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When The Aborigines Aren't
Alabama State Legislature image
Scott Beason, Alabama’s powerful state senator and chairman of their rules committee, has issued a mea culpa over his remarks concerning Blacks which were picked up on an FBI surveillance tape as part of the ubiquitous corruption cases that seem to plague any place where gambling is permissible. Beason was working for the FBI so he presumably knew he was being taped. Press reports indicate that the tape was played during a trial and Senator Beason has been confronted with his inflammatory remarks. Here they are:
"That's y'all's Indians," one Republican said.
"They're aborigines, but they're not Indians," Beason replied. (NYT)
His use of the term "aborigines" as an apparent stand-in for African-Americans is resulting in calls for him to step down from his leadership position, at least. The press has also called the term "racially charged."
Perhaps Scott Beason was assuming that all aborigines are black, since some are, including in Australia. Of course, aboriginal people are defined as the earliest known populations of a region, thus they may be of many other races, as they are in Canada and elsewhere.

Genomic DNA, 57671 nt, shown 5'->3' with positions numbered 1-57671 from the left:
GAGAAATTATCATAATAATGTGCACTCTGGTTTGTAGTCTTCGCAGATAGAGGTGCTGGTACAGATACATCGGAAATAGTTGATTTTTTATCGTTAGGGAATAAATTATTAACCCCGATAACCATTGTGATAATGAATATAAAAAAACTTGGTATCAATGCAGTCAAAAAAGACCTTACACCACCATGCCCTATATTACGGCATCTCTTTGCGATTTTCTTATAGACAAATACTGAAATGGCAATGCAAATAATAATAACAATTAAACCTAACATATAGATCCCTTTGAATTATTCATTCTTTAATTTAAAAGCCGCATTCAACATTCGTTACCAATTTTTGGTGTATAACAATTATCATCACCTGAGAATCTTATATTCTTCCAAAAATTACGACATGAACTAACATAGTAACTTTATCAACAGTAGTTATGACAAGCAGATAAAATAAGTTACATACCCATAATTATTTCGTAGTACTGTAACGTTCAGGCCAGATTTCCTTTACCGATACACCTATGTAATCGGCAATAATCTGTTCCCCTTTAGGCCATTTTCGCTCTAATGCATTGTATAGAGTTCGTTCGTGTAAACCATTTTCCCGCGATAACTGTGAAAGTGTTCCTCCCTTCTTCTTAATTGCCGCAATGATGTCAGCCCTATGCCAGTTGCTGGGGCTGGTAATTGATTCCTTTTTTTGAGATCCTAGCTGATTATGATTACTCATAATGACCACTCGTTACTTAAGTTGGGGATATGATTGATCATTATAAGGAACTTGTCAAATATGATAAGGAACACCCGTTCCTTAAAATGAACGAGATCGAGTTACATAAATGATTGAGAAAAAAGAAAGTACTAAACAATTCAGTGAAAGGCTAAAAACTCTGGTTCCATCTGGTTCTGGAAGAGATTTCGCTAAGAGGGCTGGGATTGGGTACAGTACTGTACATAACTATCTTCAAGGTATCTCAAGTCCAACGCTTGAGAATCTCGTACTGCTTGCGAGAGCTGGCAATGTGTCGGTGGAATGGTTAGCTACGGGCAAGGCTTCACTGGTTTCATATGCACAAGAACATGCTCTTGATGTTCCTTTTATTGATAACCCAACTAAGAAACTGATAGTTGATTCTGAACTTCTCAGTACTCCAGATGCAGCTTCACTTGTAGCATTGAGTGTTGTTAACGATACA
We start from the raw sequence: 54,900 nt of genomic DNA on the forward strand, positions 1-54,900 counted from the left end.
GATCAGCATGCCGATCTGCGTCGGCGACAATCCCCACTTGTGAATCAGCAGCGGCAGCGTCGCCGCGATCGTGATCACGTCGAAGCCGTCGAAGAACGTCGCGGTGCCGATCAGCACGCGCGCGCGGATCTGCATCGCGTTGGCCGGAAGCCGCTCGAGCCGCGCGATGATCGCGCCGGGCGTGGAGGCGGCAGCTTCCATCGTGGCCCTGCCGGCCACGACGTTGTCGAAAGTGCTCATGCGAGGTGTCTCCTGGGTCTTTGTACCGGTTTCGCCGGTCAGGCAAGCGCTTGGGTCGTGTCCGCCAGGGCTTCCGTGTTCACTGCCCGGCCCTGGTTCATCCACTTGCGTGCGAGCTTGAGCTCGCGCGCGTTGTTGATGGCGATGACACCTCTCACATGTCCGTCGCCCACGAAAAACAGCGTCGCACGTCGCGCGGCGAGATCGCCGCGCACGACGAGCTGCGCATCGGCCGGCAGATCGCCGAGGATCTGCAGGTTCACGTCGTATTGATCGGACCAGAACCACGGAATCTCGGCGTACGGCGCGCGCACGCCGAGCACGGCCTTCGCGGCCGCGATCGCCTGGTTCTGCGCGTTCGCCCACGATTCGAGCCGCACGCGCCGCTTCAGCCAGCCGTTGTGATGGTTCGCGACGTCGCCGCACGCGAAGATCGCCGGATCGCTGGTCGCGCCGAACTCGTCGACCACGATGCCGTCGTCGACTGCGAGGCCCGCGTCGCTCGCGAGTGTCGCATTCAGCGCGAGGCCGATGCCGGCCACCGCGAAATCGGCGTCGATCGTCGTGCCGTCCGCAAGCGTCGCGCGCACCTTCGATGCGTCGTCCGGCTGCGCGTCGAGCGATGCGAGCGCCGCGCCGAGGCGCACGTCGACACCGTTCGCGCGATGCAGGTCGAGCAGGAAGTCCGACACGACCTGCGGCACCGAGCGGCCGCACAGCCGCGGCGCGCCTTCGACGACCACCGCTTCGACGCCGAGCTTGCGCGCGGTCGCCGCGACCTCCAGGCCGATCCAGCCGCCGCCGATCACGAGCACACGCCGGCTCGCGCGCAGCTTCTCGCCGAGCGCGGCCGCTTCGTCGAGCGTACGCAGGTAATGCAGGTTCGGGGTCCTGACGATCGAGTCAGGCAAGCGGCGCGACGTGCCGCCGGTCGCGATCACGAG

Ironically, Native Americans (as in: "That's y'all's Indians") are American aborigines. Blacks are not only not originally from America, but were brought here forcefully and in bondage. They are the least aboriginal of peoples. Could they have gotten it more wrong?
A further irony is that in popular culture, aboriginal people, both Native Americans and Australians, are venerated for their wisdom and unique cultural folkways as in the Australian "walkabout." Thus, if the term was employed in a negative connotation, it backfired.
It is true that racism properly turns on intent, but if this qualifies, it’s only by the skin of its (aboriginal) teeth. This is far more a case of ignorance run riot. Were he to be stripped of his leadership position it should be for the far more compelling reason of a desperately low IQ. (Though admittedly, if a low IQ becomes a bar to elective office, many chairs will be empty.)
In the end, the concern with the "head on a platter" approach to all charges of racism is that we will inevitably lose our sense of moral outrage at those acts of racial hatred that are truly borne of malice and premeditation.
That would be a tragedy.
………. Eric Lamar
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